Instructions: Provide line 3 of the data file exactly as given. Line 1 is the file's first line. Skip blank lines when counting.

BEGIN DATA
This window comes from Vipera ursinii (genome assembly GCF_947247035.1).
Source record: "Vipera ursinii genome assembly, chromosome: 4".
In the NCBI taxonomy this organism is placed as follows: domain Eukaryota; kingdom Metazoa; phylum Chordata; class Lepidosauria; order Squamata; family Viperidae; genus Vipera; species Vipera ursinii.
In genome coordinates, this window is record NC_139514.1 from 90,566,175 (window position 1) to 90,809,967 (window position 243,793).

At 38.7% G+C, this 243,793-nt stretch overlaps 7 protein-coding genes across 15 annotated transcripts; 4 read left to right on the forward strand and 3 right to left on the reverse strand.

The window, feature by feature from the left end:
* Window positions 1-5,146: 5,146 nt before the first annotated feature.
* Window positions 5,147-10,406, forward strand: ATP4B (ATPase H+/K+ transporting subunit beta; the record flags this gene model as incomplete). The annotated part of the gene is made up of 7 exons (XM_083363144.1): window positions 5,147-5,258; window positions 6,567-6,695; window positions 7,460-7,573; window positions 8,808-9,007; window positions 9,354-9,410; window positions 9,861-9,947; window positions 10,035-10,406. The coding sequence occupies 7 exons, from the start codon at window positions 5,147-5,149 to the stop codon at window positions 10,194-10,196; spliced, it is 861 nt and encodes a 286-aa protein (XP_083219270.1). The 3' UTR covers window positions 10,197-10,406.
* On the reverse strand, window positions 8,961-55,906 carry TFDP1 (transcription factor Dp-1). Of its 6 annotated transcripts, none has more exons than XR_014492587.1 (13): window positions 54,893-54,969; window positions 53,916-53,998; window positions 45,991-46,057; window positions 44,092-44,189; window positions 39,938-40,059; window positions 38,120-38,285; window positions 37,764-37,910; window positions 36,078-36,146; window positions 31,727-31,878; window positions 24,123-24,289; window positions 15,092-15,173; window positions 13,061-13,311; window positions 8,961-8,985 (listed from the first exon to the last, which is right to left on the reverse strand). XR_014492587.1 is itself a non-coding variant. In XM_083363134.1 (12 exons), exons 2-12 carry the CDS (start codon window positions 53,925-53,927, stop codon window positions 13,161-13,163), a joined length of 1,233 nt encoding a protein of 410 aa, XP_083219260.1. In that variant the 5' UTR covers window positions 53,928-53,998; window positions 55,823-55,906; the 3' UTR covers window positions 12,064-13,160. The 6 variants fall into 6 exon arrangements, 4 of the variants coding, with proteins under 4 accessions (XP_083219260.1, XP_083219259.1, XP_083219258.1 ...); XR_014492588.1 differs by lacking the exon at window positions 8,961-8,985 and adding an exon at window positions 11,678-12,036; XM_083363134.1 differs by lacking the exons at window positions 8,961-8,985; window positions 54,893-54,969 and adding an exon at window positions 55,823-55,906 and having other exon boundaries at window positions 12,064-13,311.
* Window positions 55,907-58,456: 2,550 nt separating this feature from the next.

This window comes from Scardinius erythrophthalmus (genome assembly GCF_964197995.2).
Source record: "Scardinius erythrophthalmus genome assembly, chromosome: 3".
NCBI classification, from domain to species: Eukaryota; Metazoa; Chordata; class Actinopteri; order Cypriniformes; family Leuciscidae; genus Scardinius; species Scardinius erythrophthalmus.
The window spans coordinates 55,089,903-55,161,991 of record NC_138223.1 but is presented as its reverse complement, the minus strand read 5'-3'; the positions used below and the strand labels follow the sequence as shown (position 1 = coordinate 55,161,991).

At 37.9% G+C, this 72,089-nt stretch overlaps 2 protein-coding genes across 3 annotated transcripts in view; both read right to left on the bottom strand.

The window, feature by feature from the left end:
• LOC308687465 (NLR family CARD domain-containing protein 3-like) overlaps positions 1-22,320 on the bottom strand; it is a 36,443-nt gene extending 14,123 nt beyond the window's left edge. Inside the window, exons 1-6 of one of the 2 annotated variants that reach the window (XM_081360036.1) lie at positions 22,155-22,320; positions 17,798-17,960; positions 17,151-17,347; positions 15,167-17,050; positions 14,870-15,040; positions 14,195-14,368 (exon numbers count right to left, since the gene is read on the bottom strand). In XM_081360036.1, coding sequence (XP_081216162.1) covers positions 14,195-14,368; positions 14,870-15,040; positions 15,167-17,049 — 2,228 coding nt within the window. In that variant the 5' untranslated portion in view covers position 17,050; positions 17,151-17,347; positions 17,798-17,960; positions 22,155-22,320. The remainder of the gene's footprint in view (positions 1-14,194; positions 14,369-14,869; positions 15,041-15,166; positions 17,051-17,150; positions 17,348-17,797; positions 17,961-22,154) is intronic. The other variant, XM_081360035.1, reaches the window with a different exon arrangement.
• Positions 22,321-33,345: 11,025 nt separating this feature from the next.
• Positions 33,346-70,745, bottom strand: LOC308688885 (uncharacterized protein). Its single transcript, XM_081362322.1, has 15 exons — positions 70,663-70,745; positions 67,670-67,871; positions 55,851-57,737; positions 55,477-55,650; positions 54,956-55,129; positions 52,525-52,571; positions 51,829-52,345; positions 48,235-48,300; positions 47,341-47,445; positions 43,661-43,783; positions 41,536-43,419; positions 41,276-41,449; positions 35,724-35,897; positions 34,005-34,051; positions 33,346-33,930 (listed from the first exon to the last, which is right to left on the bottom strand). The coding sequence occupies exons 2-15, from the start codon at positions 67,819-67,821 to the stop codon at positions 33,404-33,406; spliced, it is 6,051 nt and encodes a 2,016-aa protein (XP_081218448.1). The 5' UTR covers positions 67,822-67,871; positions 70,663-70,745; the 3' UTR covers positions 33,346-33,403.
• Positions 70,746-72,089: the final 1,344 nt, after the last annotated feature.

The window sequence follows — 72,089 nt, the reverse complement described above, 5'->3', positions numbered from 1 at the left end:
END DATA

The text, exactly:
In the NCBI taxonomy this organism is placed as follows: domain Eukaryota; kingdom Metazoa; phylum Chordata; class Lepidosauria; order Squamata; family Viperidae; genus Vipera; species Vipera ursinii.